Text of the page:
Why Americans are Refusing to Retire

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Why Americans are Refusing to Retire

The reluctancy to retire is a seemingly new trend among baby boomers. So why are they refusing to leave the workforce?

An alarming number of baby boomers are refusing to leave the workforce; which could have an impact on everyone in younger generations wanting to replace them. Unfortunately there is no solid evidence exactly why, this is due to the Labor Department not asking people the reason they are still working, only whether they are.

Here are some statistics:

  • As of May this year (2018), 19.8% of Americans age 65+ told the government they were still working.
  • The participation rate of those older than 65 was only 10.8% in the summer of 1986. And for decades, the figures stood at around those levels.
  • By 2020, the Labor Department forecasts that 25% of the labor force will consist of workers ages 55 and older, which is up from about 13 percent in 2000.

The Reasoning Behind the Trend

Although there is no conclusive proof of why people are working longer, there are a few seemingly obvious reasons… One factor might be that interest rates have been low for so long that savings aren’t generating enough income for potential retirees. A recent study from the National Institute on Retirement Security found that the median savings among all American workers, not just those with a retirement account, was $0. Nearly 60% of working-age individuals don’t own a retirement account.

The number of employer-sponsored plans has also declined which is the most important vehicle for providing retirement income to older individuals after Social Security.

People are healthier these days and see themselves living longer, which might make them think there is still plenty of time to putter around in the garden or play with the grand-kids so work further into their lives. Working longer can also lead to higher Social Security benefits. Waiting until “full retirement age” (70) to claim Social Security will result in larger checks.

Benefits of Delaying Retirement

You don’t have to postpone retirement for long to reap the benefits. In fact, delaying retirement by up to 6 months is equivalent to saving an additional 1% over 30 years, according to researchers at Stanford University, George Mason University. Other benefits of working longer include:

  • You can save for longer

Once you’re 50 or older, you’re eligible to invest more each year in both your 401(k) and your individual retirement accounts. These extra “catch-up” contributions increase your maximum 401(k) contributions by $6,000 and your maximum IRA contribution by $1,000. This means you’re allowed to invest up to $24,000 in your 401(k) and $6,500 in your IRA, for a total of $30,500 in tax-free investing.

Saving longer also means another year of compound interest earned on your invested funds. If you have a $350,000 nest egg and earn 6%, you’ll have another $21,000 in gains if you wait another year before retiring and starting to draw down your money — and that’s assuming you don’t contribute anything during that last year. Delay for five years, and the difference is staggering: Your $350,000 savings will grow to more than $468,000.

  • You can reap the employee benefits longer

One of the best reasons for delaying retirement is the chance to continue getting benefits through your employer. If your employer provides access to group health-insurance coverage, replicating this coverage could be expensive on the open market. Be sure to understand exactly what benefits you give up by leaving the workforce and comparison-shop on the open market to find out if you can replicate those benefits without breaking the bank.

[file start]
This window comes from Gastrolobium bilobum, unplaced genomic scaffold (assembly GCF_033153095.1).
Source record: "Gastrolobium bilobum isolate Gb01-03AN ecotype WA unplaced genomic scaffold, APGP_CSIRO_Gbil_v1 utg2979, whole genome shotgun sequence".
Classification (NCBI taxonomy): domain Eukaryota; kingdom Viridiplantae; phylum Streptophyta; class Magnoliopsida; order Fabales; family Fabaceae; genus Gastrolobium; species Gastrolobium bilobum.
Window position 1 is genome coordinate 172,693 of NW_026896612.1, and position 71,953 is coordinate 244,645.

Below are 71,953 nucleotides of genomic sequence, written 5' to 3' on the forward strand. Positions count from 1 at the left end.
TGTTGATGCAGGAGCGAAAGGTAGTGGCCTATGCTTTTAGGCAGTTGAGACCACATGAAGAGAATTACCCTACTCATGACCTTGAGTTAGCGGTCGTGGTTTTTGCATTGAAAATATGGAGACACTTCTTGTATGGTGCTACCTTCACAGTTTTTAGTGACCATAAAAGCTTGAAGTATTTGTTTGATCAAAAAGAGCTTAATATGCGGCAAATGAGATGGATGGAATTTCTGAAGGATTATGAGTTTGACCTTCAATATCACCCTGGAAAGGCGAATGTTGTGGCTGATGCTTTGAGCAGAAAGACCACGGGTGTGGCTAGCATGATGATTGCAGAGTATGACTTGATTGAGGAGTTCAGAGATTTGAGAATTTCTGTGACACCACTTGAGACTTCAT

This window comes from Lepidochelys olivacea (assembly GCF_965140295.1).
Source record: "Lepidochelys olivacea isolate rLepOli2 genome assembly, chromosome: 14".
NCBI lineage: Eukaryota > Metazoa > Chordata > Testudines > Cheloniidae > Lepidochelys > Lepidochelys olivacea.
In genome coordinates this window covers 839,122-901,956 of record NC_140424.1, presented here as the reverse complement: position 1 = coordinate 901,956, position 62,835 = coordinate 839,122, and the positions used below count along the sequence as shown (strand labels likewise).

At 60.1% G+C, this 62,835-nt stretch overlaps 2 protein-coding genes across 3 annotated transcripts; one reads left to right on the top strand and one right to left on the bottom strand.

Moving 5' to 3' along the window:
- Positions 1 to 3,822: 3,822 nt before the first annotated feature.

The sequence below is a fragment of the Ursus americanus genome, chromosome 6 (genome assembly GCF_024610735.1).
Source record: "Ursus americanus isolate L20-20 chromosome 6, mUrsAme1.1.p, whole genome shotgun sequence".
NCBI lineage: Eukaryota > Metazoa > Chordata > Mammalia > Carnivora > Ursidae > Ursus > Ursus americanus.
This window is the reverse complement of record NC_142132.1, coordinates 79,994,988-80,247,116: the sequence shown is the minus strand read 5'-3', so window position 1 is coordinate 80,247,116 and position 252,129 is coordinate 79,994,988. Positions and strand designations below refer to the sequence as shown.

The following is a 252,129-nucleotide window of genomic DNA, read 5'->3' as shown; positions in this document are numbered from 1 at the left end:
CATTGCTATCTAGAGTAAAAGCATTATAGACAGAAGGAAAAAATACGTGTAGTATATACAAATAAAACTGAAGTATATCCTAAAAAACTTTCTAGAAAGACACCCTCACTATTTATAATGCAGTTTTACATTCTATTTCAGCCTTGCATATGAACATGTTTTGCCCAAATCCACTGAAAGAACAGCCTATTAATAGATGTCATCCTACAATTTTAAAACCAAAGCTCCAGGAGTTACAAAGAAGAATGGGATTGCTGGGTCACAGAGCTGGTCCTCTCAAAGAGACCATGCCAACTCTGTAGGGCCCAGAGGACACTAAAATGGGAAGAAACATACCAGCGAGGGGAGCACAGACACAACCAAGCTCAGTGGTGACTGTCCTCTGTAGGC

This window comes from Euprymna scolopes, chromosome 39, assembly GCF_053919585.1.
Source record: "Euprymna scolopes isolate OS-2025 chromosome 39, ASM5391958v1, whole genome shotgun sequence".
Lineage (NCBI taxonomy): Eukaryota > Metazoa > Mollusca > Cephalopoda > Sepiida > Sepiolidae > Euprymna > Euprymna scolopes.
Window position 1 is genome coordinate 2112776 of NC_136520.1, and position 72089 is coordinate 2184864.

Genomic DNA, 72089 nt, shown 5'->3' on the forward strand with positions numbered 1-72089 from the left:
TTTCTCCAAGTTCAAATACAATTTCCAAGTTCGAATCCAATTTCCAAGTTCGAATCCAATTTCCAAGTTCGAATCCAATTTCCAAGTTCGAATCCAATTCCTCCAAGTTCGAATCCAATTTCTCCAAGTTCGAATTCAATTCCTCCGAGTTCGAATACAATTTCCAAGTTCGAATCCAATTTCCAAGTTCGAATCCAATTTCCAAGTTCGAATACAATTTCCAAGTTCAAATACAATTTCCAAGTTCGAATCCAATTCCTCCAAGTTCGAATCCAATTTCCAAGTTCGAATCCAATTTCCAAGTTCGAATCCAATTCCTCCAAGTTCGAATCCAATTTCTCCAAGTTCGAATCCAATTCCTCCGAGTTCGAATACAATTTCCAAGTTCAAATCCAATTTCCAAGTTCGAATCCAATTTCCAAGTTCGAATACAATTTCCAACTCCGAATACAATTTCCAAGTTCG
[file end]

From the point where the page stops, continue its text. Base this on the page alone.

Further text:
• Wage increases

As the number of older workers in the labor force increases, so do their wages. Data from the U.S. Census Bureau showed that between 1994 and 2005, average monthly wages for those over 65 increased by 80 percent, to $4,092. That far outpaced any other age demographic. Pew Research Center found those working past 65 were more likely to work in positions in sales, legal, education, business and financial operations than food services, construction or computer and math jobs.

  • Personal Gains

Financial benefits aside, keeping your mind active and staying engaged is a huge plus for many baby boomers.

One study published in the Journal of Epidemiology and Community Health found that working for one additional year after age 65 was associated with an 11% lower risk of mortality, leading researchers to suggest that “prolonged working life may provide survival benefits among US adults.” Research also suggests a job you don’t like can still be better than no job at all. “Even disliked colleagues and a bad boss are better than social isolation because they can provide cognitive challenges that keep the mind active and healthy,” according to an article published by the National Bureau of Economic Research.

Final Thoughts

People are living longer, which means they need to save more for their retirement years. Before you decide to retire, make sure your financial life is in order and that you have a plan for how to stay healthy, active, and connected to your community.

Is the thought of retiring keeping you up at night? Are you worried you’re not financially prepared and don’t know where to turn? It’s time to consider placing your trust in a retirement income expert at CKS Summit Group. We design, build, and manage custom retirement portfolios that are fully capable of simultaneously generating stable growth, increasing income, and preservation of principal throughout a client’s lifetime, with only limited downside market risk.

So if you’re uncertain how to make your money go the extra mile, schedule your complimentary strategy session with us here. In today′s world, the importance of a well-executed retirement plan cannot be underestimated.